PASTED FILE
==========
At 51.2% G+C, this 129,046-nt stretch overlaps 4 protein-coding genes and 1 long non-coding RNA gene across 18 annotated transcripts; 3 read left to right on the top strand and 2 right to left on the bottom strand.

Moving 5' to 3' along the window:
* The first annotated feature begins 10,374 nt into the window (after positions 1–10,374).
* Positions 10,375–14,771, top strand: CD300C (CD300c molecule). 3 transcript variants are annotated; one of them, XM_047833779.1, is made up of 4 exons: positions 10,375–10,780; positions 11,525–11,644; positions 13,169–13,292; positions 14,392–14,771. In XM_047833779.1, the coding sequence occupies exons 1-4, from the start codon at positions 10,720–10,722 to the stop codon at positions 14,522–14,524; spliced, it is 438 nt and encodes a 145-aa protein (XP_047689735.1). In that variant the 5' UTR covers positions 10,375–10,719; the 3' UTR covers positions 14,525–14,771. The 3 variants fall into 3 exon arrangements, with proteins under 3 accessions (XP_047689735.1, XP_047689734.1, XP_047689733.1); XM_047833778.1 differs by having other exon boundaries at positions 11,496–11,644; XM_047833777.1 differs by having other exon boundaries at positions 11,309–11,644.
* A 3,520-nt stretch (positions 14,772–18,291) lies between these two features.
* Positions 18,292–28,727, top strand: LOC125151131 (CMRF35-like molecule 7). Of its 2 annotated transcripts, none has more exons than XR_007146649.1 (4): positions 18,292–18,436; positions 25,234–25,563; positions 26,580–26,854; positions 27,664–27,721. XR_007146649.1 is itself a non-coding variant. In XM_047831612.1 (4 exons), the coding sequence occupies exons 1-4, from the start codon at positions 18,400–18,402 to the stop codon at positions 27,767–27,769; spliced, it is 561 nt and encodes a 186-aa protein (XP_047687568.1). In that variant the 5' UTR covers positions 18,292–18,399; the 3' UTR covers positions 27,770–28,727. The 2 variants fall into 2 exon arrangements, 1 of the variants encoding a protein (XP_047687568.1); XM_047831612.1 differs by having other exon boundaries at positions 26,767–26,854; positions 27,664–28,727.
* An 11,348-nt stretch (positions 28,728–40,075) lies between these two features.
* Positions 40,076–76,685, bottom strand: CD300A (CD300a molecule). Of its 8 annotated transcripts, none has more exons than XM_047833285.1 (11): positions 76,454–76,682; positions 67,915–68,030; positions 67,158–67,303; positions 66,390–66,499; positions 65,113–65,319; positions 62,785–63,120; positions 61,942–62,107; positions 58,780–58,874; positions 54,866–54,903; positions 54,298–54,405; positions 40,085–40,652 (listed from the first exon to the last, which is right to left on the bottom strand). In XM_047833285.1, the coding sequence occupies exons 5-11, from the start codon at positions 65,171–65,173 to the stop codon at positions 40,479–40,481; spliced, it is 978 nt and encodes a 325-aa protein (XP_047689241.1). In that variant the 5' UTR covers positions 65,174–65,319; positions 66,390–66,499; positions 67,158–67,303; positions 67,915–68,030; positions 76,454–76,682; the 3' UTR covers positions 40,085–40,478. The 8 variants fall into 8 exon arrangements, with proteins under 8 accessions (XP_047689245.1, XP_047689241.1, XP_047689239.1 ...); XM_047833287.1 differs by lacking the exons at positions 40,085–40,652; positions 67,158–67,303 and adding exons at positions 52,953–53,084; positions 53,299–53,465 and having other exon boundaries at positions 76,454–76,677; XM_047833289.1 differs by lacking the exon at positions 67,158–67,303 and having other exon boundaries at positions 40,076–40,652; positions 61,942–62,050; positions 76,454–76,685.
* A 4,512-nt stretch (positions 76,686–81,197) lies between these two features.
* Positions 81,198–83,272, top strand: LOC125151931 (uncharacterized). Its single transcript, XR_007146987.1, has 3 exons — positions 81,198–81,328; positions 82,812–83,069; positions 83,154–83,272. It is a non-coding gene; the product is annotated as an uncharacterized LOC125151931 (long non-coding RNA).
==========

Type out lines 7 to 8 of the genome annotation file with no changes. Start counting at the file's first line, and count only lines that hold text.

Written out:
* An 11,348-nt stretch (positions 28,728–40,075) lies between these two features.
* Positions 40,076–76,685, bottom strand: CD300A (CD300a molecule). Of its 8 annotated transcripts, none has more exons than XM_047833285.1 (11): positions 76,454–76,682; positions 67,915–68,030; positions 67,158–67,303; positions 66,390–66,499; positions 65,113–65,319; positions 62,785–63,120; positions 61,942–62,107; positions 58,780–58,874; positions 54,866–54,903; positions 54,298–54,405; positions 40,085–40,652 (listed from the first exon to the last, which is right to left on the bottom strand). In XM_047833285.1, the coding sequence occupies exons 5-11, from the start codon at positions 65,171–65,173 to the stop codon at positions 40,479–40,481; spliced, it is 978 nt and encodes a 325-aa protein (XP_047689241.1). In that variant the 5' UTR covers positions 65,174–65,319; positions 66,390–66,499; positions 67,158–67,303; positions 67,915–68,030; positions 76,454–76,682; the 3' UTR covers positions 40,085–40,478. The 8 variants fall into 8 exon arrangements, with proteins under 8 accessions (XP_047689245.1, XP_047689241.1, XP_047689239.1 ...); XM_047833287.1 differs by lacking the exons at positions 40,085–40,652; positions 67,158–67,303 and adding exons at positions 52,953–53,084; positions 53,299–53,465 and having other exon boundaries at positions 76,454–76,677; XM_047833289.1 differs by lacking the exon at positions 67,158–67,303 and having other exon boundaries at positions 40,076–40,652; positions 61,942–62,050; positions 76,454–76,685.